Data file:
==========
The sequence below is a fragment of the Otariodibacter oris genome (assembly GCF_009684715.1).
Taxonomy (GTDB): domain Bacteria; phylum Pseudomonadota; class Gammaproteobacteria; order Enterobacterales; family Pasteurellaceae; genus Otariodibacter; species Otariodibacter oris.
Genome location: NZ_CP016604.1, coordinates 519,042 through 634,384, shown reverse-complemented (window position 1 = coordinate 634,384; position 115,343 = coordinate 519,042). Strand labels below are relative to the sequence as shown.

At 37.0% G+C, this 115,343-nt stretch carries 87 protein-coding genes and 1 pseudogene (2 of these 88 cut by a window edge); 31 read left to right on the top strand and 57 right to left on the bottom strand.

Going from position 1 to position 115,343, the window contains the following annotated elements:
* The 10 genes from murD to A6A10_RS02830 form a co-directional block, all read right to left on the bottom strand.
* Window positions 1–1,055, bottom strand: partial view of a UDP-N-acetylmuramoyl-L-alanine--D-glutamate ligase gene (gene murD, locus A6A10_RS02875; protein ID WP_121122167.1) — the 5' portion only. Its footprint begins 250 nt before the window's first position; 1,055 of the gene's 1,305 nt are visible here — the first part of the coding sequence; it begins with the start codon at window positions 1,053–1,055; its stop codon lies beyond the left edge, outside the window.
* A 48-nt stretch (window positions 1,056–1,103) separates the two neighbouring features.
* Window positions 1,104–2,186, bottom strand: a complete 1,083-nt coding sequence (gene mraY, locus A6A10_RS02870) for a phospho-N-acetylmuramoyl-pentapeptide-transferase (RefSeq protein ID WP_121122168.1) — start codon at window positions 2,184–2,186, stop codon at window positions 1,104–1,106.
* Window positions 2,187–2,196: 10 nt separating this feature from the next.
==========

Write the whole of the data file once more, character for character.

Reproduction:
The sequence below is a fragment of the Otariodibacter oris genome (assembly GCF_009684715.1).
Taxonomy (GTDB): domain Bacteria; phylum Pseudomonadota; class Gammaproteobacteria; order Enterobacterales; family Pasteurellaceae; genus Otariodibacter; species Otariodibacter oris.
Genome location: NZ_CP016604.1, coordinates 519,042 through 634,384, shown reverse-complemented (window position 1 = coordinate 634,384; position 115,343 = coordinate 519,042). Strand labels below are relative to the sequence as shown.

At 37.0% G+C, this 115,343-nt stretch carries 87 protein-coding genes and 1 pseudogene (2 of these 88 cut by a window edge); 31 read left to right on the top strand and 57 right to left on the bottom strand.

Going from position 1 to position 115,343, the window contains the following annotated elements:
* The 10 genes from murD to A6A10_RS02830 form a co-directional block, all read right to left on the bottom strand.
* Window positions 1–1,055, bottom strand: partial view of a UDP-N-acetylmuramoyl-L-alanine--D-glutamate ligase gene (gene murD, locus A6A10_RS02875; protein ID WP_121122167.1) — the 5' portion only. Its footprint begins 250 nt before the window's first position; 1,055 of the gene's 1,305 nt are visible here — the first part of the coding sequence; it begins with the start codon at window positions 1,053–1,055; its stop codon lies beyond the left edge, outside the window.
* A 48-nt stretch (window positions 1,056–1,103) separates the two neighbouring features.
* Window positions 1,104–2,186, bottom strand: a complete 1,083-nt coding sequence (gene mraY, locus A6A10_RS02870) for a phospho-N-acetylmuramoyl-pentapeptide-transferase (RefSeq protein ID WP_121122168.1) — start codon at window positions 2,184–2,186, stop codon at window positions 1,104–1,106.
* Window positions 2,187–2,196: 10 nt separating this feature from the next.